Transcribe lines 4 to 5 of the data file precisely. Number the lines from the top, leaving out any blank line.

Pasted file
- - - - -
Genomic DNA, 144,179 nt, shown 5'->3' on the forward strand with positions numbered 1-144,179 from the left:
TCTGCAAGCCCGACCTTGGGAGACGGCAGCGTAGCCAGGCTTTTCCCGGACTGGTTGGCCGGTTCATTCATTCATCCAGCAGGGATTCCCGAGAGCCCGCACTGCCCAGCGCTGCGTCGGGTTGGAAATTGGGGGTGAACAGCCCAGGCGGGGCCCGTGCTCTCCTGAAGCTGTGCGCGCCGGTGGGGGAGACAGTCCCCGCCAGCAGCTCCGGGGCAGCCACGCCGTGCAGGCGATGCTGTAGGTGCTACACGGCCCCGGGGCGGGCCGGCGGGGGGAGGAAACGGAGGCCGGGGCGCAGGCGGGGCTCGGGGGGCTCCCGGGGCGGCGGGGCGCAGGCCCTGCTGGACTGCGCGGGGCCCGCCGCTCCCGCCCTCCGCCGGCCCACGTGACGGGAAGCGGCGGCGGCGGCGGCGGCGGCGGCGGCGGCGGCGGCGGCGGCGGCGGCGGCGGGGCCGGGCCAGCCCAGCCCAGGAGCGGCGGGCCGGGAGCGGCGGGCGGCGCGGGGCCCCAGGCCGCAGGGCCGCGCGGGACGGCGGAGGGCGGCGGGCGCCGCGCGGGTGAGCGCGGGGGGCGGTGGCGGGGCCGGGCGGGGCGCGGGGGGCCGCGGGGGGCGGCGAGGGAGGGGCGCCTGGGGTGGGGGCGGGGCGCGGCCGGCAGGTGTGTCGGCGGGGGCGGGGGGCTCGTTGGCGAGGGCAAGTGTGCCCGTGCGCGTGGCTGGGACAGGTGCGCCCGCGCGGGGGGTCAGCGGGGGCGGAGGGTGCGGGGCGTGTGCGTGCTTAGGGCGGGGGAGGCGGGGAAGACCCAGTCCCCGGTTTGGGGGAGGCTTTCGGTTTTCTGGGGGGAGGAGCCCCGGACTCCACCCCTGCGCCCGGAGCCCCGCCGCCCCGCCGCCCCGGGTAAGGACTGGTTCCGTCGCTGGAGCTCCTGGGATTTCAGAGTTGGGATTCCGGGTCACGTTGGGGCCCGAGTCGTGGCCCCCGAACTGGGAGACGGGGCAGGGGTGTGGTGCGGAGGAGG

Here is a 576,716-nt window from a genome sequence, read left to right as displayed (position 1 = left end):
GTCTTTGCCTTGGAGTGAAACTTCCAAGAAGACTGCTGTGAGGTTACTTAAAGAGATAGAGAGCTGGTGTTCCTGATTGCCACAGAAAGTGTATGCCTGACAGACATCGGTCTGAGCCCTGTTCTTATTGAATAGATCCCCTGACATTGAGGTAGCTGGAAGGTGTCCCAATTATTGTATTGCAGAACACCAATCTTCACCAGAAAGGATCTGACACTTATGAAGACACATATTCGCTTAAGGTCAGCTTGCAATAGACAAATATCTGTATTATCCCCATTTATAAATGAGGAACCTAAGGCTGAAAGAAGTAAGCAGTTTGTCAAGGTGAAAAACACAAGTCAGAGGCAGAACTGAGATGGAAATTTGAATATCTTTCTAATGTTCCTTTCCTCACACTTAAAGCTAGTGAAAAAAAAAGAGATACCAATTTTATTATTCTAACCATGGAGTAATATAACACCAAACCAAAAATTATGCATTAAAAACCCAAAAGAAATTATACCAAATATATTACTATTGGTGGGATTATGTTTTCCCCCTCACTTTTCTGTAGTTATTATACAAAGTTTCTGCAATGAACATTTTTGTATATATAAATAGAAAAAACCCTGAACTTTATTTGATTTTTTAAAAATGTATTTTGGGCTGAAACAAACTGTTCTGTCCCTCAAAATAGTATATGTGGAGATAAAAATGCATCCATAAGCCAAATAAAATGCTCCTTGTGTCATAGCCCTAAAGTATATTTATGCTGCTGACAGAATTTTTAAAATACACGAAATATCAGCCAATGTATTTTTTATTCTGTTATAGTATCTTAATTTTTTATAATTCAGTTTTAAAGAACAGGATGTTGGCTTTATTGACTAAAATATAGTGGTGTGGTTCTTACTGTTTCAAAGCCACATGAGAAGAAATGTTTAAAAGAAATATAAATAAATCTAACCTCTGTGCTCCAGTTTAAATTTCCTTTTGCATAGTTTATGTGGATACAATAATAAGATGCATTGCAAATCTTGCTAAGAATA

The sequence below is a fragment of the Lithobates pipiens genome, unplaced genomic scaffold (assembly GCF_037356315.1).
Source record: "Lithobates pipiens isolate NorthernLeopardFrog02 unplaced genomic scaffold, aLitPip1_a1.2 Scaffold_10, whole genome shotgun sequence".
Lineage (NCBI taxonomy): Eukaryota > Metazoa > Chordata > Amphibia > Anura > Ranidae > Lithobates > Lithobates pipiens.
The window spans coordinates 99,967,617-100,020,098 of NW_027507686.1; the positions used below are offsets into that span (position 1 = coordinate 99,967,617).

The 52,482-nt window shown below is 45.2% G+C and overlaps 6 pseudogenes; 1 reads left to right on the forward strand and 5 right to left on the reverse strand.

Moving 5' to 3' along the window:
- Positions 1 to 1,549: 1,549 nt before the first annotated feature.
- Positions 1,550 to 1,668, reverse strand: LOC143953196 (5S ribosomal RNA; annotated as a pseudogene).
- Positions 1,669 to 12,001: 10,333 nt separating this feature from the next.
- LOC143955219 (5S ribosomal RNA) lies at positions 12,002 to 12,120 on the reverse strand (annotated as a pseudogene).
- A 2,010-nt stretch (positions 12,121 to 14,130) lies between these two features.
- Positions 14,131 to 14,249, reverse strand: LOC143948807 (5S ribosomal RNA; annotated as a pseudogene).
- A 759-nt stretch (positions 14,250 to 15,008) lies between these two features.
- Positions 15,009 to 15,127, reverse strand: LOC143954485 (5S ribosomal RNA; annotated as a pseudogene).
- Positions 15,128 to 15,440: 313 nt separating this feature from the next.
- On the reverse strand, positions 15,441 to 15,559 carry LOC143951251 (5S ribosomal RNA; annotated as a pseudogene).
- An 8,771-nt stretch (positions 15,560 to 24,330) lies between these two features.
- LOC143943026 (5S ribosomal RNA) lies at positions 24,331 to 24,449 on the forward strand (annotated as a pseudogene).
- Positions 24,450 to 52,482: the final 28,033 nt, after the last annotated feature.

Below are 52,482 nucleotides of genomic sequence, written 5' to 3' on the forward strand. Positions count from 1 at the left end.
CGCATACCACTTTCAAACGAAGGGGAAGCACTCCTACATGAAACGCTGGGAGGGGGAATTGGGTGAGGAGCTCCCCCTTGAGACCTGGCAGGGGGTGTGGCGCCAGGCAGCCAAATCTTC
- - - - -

GTCTTTGCCTTGGAGTGAAACTTCCAAGAAGACTGCTGTGAGGTTACTTAAAGAGATAGAGAGCTGGTGTTCCTGATTGCCACAGAAAGTGTATGCCTGACAGACATCGGTCTGAGCCCTGTTCTTATTGAATAGATCCCCTGACATTGAGGTAGCTGGAAGGTGTCCCAATTATTGTATTGCAGAACACCAATCTTCACCAGAAAGGATCTGACACTTATGAAGACACATATTCGCTTAAGGTCAGCTTGCAATAGACAAATATCTGTATTATCCCCATTTATAAATGAGGAACCTAAGGCTGAAAGAAGTAAGCAGTTTGTCAAGGTGAAAAACACAAGTCAGAGGCAGAACTGAGATGGAAATTTGAATATCTTTCTAATGTTCCTTTCCTCACACTTAAAGCTAGTGAAAAAAAAAGAGATACCAATTTTATTATTCTAACCATGGAGTAATATAACACCAAACCAAAAATTATGCATTAAAAACCCAAAAGAAATTATACCAAATATATTACTATTGGTGGGATTATGTTTTCCCCCTCACTTTTCTGTAGTTATTATACAAAGTTTCTGCAATGAACATTTTTGTATATATAAATAGAAAAAACCCTGAACTTTATTTGATTTTTTAAAAATGTATTTTGGGCTGAAACAAACTGTTCTGTCCCTCAAAATAGTATATGTGGAGATAAAAATGCATCCATAAGCCAAATAAAATGCTCCTTGTGTCATAGCCCTAAAGTATATTTATGCTGCTGACAGAATTTTTAAAATACACGAAATATCAGCCAATGTATTTTTTATTCTGTTATAGTATCTTAATTTTTTATAATTCAGTTTTAAAGAACAGGATGTTGGCTTTATTGACTAAAATATAGTGGTGTGGTTCTTACTGTTTCAAAGCCACATGAGAAGAAATGTTTAAAAGAAATATAAATAAATCTAACCTCTGTGCTCCAGTTTAAATTTCCTTTTGCATAGTTTATGTGGATACAATAATAAGATGCATTGCAAATCTTGCTAAGAATA

The sequence below is a fragment of the Lithobates pipiens genome, unplaced genomic scaffold (assembly GCF_037356315.1).